When it blew to bits, it was dozens of horizontal and vertical kilometers away from what was a sparsely populated area, so I doubt it was observable to ordinary North Koreans with their own eyes (think Challenger disaster and the high-tech stuff in 1986 that was needed to videotape or photograph that). Moreover, any explosion that would somehow be observed could easily be explained as going from stage 1 to stage 2 or some such. Again, no pressing need for the full disclosure.

Second, by shifting gears and not lying about this particular thing, it suggests the regime cares about what the people think about the regime itself. Perhaps care as in worry, and that is an increasingly real thing for the regime. But what it is they are hoping to prevent or to effect by the disclosure, I'm not sure, but one can speculate.

Anyway, if it's not the World Cup theory at work, it seems a possibility at least that some sort of perestroika or glasnost is going on up there. For those of you who are too young to recall a time when there'd never been a President Bush, perestroika was a buzzword from Russian that meant "restructuring" but came to be used as a synonym for openness (that was actually supposed to be glasnost), but that word seems to have been largely forgotten. Leonid Brezhnev proposed perestroika to reform the Soviet Union in 1979, and Mikhail Gorbachev ran with it, applying it to the economy and social institutions. He added glasnost as a policy in 1985.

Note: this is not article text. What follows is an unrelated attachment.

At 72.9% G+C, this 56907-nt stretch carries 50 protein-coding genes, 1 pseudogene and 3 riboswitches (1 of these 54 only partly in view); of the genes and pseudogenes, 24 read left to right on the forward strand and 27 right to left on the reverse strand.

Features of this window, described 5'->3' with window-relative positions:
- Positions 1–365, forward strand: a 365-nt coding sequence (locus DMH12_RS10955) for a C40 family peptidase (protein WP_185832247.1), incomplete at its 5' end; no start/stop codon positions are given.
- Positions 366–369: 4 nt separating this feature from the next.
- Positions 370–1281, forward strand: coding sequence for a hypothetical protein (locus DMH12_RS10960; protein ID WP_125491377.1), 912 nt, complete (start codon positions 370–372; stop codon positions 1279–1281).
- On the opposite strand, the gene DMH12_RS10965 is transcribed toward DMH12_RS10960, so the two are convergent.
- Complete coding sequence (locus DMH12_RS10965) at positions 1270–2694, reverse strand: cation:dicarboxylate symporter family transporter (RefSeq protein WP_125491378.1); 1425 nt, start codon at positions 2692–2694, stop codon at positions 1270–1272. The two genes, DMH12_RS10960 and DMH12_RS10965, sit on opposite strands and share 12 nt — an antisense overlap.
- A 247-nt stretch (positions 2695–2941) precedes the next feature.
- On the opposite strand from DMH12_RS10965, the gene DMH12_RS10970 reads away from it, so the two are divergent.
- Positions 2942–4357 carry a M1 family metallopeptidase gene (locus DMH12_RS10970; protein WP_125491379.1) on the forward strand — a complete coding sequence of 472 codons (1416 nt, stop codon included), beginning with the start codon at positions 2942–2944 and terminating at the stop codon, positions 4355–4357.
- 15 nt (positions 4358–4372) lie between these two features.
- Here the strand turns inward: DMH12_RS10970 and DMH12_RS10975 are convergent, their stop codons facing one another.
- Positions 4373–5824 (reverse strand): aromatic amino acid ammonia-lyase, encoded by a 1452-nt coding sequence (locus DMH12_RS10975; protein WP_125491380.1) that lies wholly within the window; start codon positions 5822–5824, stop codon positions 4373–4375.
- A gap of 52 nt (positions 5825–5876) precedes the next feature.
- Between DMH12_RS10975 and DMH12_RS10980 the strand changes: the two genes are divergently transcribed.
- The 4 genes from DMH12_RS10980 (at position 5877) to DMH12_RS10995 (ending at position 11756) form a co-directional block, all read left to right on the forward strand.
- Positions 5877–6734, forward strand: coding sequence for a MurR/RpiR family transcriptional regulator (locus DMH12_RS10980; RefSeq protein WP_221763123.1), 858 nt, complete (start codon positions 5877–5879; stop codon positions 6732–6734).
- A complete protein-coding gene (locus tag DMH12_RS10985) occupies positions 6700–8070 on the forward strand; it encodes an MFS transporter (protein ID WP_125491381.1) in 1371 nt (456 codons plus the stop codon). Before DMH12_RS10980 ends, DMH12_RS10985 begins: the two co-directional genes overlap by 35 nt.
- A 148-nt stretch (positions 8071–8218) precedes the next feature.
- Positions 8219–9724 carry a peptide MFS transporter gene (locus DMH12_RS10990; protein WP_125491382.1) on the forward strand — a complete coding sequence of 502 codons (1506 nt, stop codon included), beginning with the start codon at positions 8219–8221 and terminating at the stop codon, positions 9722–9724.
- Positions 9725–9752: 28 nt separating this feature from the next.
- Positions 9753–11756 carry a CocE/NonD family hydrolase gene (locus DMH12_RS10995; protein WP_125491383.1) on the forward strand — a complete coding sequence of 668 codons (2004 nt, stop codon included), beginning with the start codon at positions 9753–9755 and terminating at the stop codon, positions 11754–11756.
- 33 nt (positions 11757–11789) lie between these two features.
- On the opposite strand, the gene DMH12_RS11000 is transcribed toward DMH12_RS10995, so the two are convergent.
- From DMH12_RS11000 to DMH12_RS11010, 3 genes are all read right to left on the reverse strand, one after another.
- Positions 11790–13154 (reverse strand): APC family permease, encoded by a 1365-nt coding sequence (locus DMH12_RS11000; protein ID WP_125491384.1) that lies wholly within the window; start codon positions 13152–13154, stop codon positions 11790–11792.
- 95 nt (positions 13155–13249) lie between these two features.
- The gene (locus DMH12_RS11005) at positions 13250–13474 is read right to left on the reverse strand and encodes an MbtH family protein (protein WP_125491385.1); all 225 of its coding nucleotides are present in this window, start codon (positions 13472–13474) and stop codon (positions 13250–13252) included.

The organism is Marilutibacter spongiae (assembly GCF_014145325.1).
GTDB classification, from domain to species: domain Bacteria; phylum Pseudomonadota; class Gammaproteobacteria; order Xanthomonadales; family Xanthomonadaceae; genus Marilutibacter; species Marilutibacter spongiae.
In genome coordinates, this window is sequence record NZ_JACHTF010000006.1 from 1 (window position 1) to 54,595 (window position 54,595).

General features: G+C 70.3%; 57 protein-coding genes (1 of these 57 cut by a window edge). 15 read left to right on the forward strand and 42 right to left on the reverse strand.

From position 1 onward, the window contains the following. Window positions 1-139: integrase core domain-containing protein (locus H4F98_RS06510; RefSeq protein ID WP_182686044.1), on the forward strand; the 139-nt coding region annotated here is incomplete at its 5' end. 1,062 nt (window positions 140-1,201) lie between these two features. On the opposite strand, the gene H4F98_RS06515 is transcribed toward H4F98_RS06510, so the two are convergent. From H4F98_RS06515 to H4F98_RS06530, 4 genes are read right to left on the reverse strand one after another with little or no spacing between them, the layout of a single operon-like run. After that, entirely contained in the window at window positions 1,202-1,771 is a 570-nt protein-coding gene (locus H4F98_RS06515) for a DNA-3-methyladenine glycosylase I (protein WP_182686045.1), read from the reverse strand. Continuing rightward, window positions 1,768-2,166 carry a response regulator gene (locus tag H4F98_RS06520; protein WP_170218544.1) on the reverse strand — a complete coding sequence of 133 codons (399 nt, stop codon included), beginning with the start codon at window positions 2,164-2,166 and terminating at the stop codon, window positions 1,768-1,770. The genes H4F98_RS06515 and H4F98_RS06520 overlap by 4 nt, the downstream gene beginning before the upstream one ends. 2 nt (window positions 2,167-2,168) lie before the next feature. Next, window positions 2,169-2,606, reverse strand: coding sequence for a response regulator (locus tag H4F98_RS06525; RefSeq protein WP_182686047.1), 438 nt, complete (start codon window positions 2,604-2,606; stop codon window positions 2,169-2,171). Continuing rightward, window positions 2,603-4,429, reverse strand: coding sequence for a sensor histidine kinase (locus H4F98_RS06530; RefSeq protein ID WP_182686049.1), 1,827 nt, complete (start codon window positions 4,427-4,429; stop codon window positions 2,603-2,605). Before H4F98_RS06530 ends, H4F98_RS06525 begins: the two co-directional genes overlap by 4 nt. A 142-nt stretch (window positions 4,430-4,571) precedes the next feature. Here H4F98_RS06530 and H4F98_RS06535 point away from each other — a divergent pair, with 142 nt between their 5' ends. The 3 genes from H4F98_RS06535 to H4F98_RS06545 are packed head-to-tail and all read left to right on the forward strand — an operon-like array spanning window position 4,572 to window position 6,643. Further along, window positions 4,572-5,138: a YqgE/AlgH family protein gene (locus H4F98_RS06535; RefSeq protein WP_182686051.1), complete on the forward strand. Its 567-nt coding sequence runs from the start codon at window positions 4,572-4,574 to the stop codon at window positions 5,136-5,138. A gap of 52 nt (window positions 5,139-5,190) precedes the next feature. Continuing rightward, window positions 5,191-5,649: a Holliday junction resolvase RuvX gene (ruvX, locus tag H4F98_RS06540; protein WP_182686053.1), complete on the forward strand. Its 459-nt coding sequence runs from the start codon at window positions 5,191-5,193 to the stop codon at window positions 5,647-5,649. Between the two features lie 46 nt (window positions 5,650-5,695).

Within four years, the tight grip Moscow had on Eastern Europe was loosened enough that communism collapsed almost everywhere, including the USSR. Notably, however, Deng Xiapoing's own forms of restructuring and openness were more measured and controlled, surviving internal strife and international condemnation in the spring of 1989, and the regime is still with us nearly a quarter century later. North Korea, if it is adopting any form of perestroika or glasnost, is probably trying to do so on its own terms, modeled closely on the Chinese.

But back to the particular event in question: The disclosure of failure of what was supposed to have been a glorious accomplishment for the North Korean people is, in and of it self, by no means a sign that perestroika or glasnost fever has gripped the regime. One event does not a trend make, and we'd have to see more of this kind of thing before we can start giving the DPRK kudos for taking a brighter path. Televising Western movies or broadcasting Team North Korea's abysmal showing at the World Cup in South Africa may be points on the curve as well (Peresnorka!).